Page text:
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“Do You Have Great Faith?” June 23, 2019

Grace, mercy, and peace to you from God our Father and our Lord and Savior, Jesus Christ! In the name of Jesus, dear friends in Christ,

How much faith do you have? I’ve been getting to know the drive along I-80 between Cheyenne and Laramie pretty well now. As you all know on I-80 you can drive 75 mph, but not only that, but just before you get to Laramie there’s this summit that winds down through the mountains. If you’ve ever made that trip, you’re putting a lot of faith in something. Every time that I’ve driven that stretch and every time that I’ve moved my foot from the gas pedal to the brake pedal, I don’t think even once have a found myself consciously thinking, “Oh boy! I sure hope these brakes are going to work this time! I sure hope they’re going to slow my vehicle down!” Do you do that? As you’re driving your car – do you consciously worry whether your brakes are going to actually stop your car or not? I’m going to take a wild guess and say that most of us here don’t worry and wonder about that. In fact, we put a lot of trust in the brakes in our car. If I’m traveling with my family and I’m driving 75 mph, I’m trusting my car brakes with my life, the precious lives of my wife and children, and a sizeable investment of our money (our car), right?

You see, we exercise faith in many ways in our lives, everyone does. In fact, everyone is believing in, trusting in, relying on something. Even someone who says, “I have no faith, I don’t believe there is a God.” You can’t disbelieve in God without believing at that same moment just as deeply and fundamentally in something else. If someone doesn’t believe in God or in Jesus, it’s not that they don’t believe or don’t have faith, they have faith in something else. Even to say, “There is no God” is an unprovable statement and so it is based on faith, it’s a statement of faith. Or to say, I don’t believe what the Bible says about creation, evolutionary theory is right, evolutionary theory has never been nor will it ever be proven, so someone has to believe in evolutionary theory. They are basing their entire eternal destiny on that belief. Everyone believes in something. Everyone has faith in something.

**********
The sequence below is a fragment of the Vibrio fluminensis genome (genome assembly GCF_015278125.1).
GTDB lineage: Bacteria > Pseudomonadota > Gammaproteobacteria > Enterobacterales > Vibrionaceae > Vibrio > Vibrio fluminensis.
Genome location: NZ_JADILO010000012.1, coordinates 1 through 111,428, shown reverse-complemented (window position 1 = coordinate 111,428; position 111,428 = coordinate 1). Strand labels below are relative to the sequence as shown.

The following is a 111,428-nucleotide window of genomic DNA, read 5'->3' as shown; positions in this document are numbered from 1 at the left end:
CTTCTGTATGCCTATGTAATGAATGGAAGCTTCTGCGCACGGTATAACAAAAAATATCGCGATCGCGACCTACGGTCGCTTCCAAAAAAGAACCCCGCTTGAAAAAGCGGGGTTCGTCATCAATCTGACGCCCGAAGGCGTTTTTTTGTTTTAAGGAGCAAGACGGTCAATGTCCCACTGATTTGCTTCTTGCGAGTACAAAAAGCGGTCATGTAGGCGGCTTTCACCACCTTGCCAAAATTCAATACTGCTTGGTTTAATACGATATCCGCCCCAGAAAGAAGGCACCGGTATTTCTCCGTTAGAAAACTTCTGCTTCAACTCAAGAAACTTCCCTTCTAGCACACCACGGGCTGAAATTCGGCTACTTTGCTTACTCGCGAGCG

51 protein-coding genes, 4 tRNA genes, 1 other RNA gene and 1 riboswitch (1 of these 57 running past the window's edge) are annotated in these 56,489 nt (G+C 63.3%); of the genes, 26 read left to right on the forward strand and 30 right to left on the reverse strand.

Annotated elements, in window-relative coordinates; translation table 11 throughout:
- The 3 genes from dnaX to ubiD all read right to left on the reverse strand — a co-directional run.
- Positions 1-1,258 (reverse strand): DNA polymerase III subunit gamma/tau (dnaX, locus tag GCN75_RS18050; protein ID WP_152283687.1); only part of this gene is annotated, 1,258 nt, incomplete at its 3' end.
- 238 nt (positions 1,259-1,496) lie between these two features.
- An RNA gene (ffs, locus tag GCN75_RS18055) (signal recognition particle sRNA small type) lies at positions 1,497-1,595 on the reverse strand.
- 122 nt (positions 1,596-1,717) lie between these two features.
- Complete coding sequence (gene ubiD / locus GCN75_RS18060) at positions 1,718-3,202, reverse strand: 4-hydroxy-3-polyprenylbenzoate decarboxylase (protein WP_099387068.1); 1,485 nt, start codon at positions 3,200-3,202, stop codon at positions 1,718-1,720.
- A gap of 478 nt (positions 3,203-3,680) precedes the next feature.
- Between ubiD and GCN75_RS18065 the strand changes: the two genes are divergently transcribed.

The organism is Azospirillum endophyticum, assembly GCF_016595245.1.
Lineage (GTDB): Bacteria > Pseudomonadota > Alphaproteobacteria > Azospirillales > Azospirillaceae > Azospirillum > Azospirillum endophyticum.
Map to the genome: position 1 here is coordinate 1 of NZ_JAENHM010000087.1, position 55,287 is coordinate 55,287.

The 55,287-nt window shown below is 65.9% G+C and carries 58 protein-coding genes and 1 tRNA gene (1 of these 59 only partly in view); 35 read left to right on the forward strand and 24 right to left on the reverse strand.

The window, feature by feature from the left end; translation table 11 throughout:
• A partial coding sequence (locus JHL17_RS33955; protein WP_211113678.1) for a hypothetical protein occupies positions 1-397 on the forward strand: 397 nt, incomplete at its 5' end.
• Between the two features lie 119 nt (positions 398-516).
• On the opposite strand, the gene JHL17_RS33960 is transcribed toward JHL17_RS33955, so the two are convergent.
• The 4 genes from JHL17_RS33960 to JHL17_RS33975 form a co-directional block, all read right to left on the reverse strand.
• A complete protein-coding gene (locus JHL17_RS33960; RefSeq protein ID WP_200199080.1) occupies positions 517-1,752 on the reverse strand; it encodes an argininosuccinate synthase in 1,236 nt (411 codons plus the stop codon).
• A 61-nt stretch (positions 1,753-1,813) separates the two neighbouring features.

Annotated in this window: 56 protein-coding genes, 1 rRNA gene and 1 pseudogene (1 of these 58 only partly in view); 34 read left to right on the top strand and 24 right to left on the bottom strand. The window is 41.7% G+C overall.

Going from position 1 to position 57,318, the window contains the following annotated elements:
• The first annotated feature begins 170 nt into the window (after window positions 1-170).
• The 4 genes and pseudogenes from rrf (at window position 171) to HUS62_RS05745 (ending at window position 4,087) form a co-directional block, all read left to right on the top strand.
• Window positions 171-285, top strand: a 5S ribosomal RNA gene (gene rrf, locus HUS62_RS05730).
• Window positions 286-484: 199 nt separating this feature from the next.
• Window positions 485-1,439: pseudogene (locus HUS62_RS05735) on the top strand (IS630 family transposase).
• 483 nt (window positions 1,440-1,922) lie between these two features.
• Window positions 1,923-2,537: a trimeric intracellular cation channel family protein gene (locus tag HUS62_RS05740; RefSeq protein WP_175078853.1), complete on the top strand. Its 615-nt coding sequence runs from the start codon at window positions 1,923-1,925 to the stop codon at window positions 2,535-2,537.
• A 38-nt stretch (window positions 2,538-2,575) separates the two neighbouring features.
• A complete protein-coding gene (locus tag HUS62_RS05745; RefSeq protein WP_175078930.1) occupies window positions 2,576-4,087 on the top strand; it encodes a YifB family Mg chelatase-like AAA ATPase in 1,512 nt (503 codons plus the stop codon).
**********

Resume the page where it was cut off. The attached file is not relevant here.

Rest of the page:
What about us? What do you believe in? Thank the Lord that He’s worked by the Holy Spirit saving faith in our hearts -whether it be weak or strong- in the Lord Jesus, it’s still saving faith. But, our Lord wants us to continue to grow in our faith and trust in Him, he wants us to have great faith in Him. So, one of the things he does is gives us examples in His Word of individuals who had great faith in Him so we can learn from it and imitate their faith. One such example is here in our text. Very rarely, in fact only twice, did Jesus commend someone for having “great faith.” Once instance is here with this centurion. As we walk through this text let’s find out what Great faith is. We’re going to see three things: It’s unselfish, It has the right object, and it knows the power of words.

Capernaum is the city. It was located in the northern part of Israel, in Galilee. It was located on a rather important trade route that connected Damascus to Jerusalem. Perhaps that’s one of the reasons why we learn that there is a Roman centurion stationed here. A Roman centurion was a commander of a century or a 100 soldiers. At some point, this Roman centurion had been brought to faith in the true God, the God of the Israelites who reveals Himself in the Bible. He came to know and trust that Jesus wasn’t just a great prophet, but the Promised Savior. So what does He do? When he learned that Jesus was in town he sent some of the elders of the Jews to Jesus to ask him to come and heal his servant. His servant is close to death. Someone very near and dear to him is about to die. And here is where we see that faith is exercised, right? When everything in life is going well that we don’t think we need God, it’s when storms come, when problems rise. Someone once said that trials and difficulties are like the exercise gym for your faith. When you exercise you break down your muscles so that they can rebuild and become even stronger. God uses trials to do that for our faith in him.